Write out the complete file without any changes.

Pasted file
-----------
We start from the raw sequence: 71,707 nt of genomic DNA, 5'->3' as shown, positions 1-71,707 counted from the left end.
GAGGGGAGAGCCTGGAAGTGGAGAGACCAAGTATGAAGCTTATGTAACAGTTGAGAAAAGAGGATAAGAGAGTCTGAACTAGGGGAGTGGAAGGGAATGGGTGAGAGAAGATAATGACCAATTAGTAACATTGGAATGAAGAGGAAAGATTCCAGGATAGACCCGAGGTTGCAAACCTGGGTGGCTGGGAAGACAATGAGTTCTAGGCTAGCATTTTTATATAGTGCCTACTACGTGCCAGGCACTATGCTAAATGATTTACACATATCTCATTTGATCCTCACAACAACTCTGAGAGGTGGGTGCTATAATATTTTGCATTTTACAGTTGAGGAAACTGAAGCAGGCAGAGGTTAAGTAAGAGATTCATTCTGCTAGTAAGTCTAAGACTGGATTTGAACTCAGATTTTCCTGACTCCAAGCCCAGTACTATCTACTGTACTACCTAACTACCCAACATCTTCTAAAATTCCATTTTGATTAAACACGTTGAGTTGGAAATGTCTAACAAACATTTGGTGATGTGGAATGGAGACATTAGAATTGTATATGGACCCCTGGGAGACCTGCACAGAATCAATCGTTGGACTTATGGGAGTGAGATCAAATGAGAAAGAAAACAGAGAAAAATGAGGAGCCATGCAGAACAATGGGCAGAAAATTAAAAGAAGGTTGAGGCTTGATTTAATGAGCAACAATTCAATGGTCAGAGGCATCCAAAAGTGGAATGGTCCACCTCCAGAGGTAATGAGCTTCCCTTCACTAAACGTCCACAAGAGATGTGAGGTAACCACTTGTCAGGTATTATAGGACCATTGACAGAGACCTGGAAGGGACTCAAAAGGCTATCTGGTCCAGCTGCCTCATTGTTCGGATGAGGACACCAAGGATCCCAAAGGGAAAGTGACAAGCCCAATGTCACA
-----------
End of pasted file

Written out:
We start from the raw sequence: 71,707 nt of genomic DNA, 5'->3' as shown, positions 1-71,707 counted from the left end.
GAGGGGAGAGCCTGGAAGTGGAGAGACCAAGTATGAAGCTTATGTAACAGTTGAGAAAAGAGGATAAGAGAGTCTGAACTAGGGGAGTGGAAGGGAATGGGTGAGAGAAGATAATGACCAATTAGTAACATTGGAATGAAGAGGAAAGATTCCAGGATAGACCCGAGGTTGCAAACCTGGGTGGCTGGGAAGACAATGAGTTCTAGGCTAGCATTTTTATATAGTGCCTACTACGTGCCAGGCACTATGCTAAATGATTTACACATATCTCATTTGATCCTCACAACAACTCTGAGAGGTGGGTGCTATAATATTTTGCATTTTACAGTTGAGGAAACTGAAGCAGGCAGAGGTTAAGTAAGAGATTCATTCTGCTAGTAAGTCTAAGACTGGATTTGAACTCAGATTTTCCTGACTCCAAGCCCAGTACTATCTACTGTACTACCTAACTACCCAACATCTTCTAAAATTCCATTTTGATTAAACACGTTGAGTTGGAAATGTCTAACAAACATTTGGTGATGTGGAATGGAGACATTAGAATTGTATATGGACCCCTGGGAGACCTGCACAGAATCAATCGTTGGACTTATGGGAGTGAGATCAAATGAGAAAGAAAACAGAGAAAAATGAGGAGCCATGCAGAACAATGGGCAGAAAATTAAAAGAAGGTTGAGGCTTGATTTAATGAGCAACAATTCAATGGTCAGAGGCATCCAAAAGTGGAATGGTCCACCTCCAGAGGTAATGAGCTTCCCTTCACTAAACGTCCACAAGAGATGTGAGGTAACCACTTGTCAGGTATTATAGGACCATTGACAGAGACCTGGAAGGGACTCAAAAGGCTATCTGGTCCAGCTGCCTCATTGTTCGGATGAGGACACCAAGGATCCCAAAGGGAAAGTGACAAGCCCAATGTCACA